The ecological cost of producing coffee is significant. While some farms are switching to more organic and/or biodynamic means of producing their crops, many farms still rely on pesticides and monocropping, both of which can have deleterious effects. And then there’s the issue of international freight. For most of the world’s coffee, it is not consumed in the same country it is grown, meaning millions of tons of coffee needs to make an international trip, generally by sea, to its destination, in ships that primarily rely on fossil fuels as locomotion.

New Dawn Traders think they have a solution, and it is one based in the past. The shipbroker based in Cornwall, UK has forgone engines almost entirely and is shipping coffee via sailboat.

As reported by Atlas Obscura, New Dawn Traders began in 2013 by Alex Geldenhuys as a more eco-conscious means of shipping good internationally, dubbing itself an “experimental sail cargo company.” Though they currently have no ships of their own—which will be changing soon—New Dawn charters two ships a year to travel from the UK to Portugal, Costa Rica, the Caribbean, and Colombia for anything from honey to wine to rice to olive oil. And of course coffee.

For one of their transatlantic shipments, New Dawn took to transporting coffee from Las Brisas in Tolima, Colombia. The De Gallant, the boat used to make the journey, took five months to travel the “estimated 7,000 nautical miles” to bring the coffee back to Cornwall. It is, Geldenhuys admits, a much longer transit time than traditional freight shipping, but it worth it for the team to ship goods “as close to carbon-neutral as can be.”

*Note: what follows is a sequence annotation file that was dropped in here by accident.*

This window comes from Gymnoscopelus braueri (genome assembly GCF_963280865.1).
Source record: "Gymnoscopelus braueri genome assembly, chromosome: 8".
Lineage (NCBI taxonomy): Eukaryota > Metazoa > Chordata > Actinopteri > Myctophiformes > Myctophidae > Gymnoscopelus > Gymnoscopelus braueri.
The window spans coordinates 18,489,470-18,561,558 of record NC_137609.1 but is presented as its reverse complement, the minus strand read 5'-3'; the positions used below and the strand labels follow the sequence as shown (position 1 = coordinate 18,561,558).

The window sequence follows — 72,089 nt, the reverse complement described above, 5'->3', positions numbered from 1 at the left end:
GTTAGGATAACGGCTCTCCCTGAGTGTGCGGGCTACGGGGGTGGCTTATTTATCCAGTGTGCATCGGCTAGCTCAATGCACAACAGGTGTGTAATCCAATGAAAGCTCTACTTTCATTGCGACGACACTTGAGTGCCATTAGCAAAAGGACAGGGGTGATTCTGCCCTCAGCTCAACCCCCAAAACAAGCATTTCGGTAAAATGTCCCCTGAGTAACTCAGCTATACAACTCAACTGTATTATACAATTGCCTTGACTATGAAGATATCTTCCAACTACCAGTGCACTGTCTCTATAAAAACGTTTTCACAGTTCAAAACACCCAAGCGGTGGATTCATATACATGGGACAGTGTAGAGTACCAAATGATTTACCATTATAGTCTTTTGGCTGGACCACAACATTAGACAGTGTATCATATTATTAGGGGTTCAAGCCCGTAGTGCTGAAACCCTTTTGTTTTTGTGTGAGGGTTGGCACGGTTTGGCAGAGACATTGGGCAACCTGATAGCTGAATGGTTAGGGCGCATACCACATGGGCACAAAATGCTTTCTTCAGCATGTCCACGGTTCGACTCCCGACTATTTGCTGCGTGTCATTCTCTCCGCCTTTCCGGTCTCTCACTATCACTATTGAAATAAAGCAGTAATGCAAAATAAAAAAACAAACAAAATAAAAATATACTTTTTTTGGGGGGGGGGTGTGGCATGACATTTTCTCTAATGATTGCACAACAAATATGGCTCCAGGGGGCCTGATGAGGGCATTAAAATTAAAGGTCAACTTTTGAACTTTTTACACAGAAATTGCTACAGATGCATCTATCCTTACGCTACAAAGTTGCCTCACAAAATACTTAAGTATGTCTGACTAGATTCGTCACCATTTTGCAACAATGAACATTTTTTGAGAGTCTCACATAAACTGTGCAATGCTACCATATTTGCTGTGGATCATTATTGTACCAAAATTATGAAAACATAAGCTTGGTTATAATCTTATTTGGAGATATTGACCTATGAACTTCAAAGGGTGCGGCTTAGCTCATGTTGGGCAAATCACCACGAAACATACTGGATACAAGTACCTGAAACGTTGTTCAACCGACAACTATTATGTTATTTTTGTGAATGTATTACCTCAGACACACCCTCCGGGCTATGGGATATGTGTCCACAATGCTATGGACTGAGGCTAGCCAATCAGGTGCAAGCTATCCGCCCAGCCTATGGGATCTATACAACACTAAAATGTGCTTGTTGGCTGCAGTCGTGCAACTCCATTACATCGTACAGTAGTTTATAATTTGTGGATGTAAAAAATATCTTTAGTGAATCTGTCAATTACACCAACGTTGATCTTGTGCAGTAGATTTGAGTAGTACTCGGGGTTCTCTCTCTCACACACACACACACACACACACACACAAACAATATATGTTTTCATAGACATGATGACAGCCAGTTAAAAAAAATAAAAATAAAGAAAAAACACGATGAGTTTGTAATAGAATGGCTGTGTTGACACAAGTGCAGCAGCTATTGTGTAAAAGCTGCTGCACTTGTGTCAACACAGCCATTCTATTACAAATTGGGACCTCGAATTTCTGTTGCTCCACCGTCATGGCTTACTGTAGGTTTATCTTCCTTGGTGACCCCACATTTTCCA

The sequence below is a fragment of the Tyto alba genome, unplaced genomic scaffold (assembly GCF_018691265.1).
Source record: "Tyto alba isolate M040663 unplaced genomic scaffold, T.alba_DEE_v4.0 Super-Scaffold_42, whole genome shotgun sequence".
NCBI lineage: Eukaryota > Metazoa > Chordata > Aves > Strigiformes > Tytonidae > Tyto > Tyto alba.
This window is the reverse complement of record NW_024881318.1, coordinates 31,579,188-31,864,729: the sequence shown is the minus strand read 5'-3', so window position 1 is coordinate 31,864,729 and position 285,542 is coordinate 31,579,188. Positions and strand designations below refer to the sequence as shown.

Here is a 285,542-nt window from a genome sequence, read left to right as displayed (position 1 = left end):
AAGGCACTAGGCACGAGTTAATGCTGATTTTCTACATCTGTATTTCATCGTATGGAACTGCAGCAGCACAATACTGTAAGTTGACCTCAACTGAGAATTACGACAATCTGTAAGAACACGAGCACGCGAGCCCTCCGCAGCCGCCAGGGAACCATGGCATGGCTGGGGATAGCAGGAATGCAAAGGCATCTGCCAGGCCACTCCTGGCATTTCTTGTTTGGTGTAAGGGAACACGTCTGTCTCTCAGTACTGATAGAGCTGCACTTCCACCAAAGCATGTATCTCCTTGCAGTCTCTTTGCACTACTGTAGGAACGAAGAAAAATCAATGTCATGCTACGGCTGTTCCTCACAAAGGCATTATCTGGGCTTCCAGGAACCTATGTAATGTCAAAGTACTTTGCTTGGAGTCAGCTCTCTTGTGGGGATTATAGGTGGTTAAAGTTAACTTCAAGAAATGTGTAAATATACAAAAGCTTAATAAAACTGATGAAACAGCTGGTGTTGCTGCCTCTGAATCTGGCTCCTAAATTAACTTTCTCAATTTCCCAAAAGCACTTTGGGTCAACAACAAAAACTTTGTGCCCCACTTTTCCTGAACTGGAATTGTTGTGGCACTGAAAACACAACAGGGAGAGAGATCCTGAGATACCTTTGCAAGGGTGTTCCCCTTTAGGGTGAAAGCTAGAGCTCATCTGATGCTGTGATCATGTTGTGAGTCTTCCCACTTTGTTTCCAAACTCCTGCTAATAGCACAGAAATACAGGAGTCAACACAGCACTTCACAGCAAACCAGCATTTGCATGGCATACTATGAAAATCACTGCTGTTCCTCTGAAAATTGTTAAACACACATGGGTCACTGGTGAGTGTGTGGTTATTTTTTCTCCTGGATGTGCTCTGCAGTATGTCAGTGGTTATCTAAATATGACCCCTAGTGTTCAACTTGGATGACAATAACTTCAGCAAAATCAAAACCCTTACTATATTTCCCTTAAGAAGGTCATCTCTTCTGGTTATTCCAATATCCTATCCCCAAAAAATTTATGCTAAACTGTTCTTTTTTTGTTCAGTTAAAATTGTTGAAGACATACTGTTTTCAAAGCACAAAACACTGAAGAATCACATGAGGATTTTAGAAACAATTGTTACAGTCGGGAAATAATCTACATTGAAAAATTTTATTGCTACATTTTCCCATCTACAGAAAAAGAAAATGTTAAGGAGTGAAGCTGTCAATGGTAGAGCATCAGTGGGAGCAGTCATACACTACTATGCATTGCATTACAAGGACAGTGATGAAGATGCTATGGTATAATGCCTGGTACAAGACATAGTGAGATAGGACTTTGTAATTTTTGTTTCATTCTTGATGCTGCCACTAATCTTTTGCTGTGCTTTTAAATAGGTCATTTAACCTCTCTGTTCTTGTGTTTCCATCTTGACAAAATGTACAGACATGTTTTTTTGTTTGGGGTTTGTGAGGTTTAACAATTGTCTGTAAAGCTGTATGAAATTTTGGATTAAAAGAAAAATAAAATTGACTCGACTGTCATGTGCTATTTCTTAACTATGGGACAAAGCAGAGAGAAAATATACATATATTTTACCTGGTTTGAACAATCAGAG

Much of the Las Brisas coffee has been handed over to Yallah Coffee Roasters in nearby Falmouth and can be purchased on their website or from New Dawn.

While sail cargo will never overtake traditional freight—and the true carbon neutrality of even this sort of shipment is hard to truly measure so long as there are people on board the ships with phones in their pockets—it is nonetheless an interesting means of tackling at least part of coffee’s carbon footprint problem. Whether or not it catches on more broadly will still take more buy-in; shipping to Cornwall by boat doesn’t make much sense if the cargo then has to find another means to make it to America or beyond. But still, soon enough your summertime coffee shandy could come with a jaunty sea shanty. Doesn’t that sound fun?

Zac Cadwalader is the managing editor at Sprudge Media Network and a staff writer based in Dallas. Read more Zac Cadwalader on Sprudge.